This past weekend, Barb and I attended the Ideal Life Day retreat held by my colleague and Shrimp Tank podcast co-host, Brad Berger. Brad led a session where one of the focal points was acting and feeling your ideal age throughout your life. During the exercise, we were asked to come up with the age we felt like we were at our optimum peak in mind, body, spirit, and health. I ended up being pretty to close to Dad’s memory at 19 years old. Brad then asked the participants to imagine what it would be like to act your optimum age today. In fact, Brad’s research indicates that we as humans are at our highest performance and productivity between the ages of 55 and 80. Heck, I’m just getting to my best years!

Benjamin Franklin is credited as proclaiming that “some people die at 25 and aren’t buried until 75.” We all know people like that. We might even employ, work with, or are family and friends with people like that. In order to unleash your potential, you need to live like your 19 (or whatever your optimum age is) throughout your life. Here are three suggestions on how to accomplish this along with a few disciplines to keep you on track:

Don’t listen to what the world tells you about age. Legendary film and television producer Jerry Bruckheimer (CSI franchise, Pirates of the Caribbean, Top Gun) just started working on his latest film and is one of the new owners of the soon to be expansion NHL team in Seattle. He’s 74 and not thinking about “retiring.” Plan on living 20 more years than you think you will. Now what do you want to do with your life?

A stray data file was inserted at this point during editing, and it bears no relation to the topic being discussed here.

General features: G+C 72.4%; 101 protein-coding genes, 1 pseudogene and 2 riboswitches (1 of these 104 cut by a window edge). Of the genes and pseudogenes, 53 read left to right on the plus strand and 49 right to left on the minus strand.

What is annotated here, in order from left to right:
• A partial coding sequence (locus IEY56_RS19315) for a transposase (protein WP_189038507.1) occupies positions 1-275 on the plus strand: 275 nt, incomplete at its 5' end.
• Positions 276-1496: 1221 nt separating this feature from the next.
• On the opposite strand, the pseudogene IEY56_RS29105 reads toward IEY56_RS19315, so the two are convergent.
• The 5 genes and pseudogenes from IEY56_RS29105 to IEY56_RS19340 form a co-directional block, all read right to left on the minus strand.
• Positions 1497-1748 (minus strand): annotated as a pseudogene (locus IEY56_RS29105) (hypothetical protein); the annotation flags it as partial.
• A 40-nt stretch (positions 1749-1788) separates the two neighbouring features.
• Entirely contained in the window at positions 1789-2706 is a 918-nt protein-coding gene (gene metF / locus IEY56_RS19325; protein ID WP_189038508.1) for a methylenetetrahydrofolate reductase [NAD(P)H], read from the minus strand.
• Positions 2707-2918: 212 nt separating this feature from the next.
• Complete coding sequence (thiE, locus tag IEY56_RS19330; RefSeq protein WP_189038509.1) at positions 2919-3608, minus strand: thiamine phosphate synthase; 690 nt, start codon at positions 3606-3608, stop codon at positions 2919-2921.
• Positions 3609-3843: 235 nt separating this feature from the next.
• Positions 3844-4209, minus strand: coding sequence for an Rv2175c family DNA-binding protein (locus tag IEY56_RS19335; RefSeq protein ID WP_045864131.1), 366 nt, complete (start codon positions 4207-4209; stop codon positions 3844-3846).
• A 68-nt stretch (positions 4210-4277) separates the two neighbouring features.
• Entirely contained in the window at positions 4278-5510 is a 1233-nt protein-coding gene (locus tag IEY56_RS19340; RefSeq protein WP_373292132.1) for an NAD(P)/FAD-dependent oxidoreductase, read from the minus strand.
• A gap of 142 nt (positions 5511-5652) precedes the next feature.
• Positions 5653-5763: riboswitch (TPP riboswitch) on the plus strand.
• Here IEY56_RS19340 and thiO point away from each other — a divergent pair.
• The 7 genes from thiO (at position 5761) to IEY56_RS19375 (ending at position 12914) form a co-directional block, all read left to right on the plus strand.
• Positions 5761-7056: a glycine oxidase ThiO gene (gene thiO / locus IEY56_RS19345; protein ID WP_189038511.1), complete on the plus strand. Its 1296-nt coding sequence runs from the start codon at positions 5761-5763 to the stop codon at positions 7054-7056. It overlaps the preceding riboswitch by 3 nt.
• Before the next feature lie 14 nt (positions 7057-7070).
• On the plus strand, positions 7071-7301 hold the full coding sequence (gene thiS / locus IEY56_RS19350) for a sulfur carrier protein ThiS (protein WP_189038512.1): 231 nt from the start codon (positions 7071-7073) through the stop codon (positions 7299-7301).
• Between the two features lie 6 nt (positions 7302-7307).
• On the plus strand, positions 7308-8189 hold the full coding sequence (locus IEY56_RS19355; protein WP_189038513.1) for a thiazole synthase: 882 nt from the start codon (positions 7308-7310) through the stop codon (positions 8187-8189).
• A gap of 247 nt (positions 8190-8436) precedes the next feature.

Protect Your Mind and Body. The fastest way to age is to stop being active and to eat unlimited carbs, sugars, and processed foods full of chemicals, then slouch in your recliner watching reality television and scouring Facebook. While pharmaceutical companies may love you, your heart, vital organs, and brains will hate you and those aching, stiff bones that we all have been told come with age, will flare up.

Act Your “Age.” One of my heroes is a lady in my Rotary Club. Ardis is 93 years old but you’d swear she 30 years younger. She has been the driving force, voice, and face for our club being able to raise over $2M to build an 8-unit building for housing for victims of domestic violence. I’ve known Ardis for 15 years and her secret sauce is that she hangs out with people half her age (or younger), she’s active, she has a purpose, and she has a passion for life. She’s lived – and is still living – an Unleashed and “ideal” life. Visit Morrow Manor website

Here’s the deal. You control your attitude, your health, and your volition. Don’t conform to the age bias. If you’re reading this, you’re either at your peak performance and productivity age or you’re not even there yet. Start visualizing what you want to do when you “grow up” by acting your age.

Quote of the Week:

“Do not go gentle into that good night but rage, rage against the dying of the light.”

~ Dylan Thomas (20th century Welsh poet)

© 2018 Toro Consulting, Inc. All Rights Reserved

Do you need help unleashing your potential? My mentoring and coaching program has availability. Contact me at dan@danweedin.com or (360) 271-1592 to apply.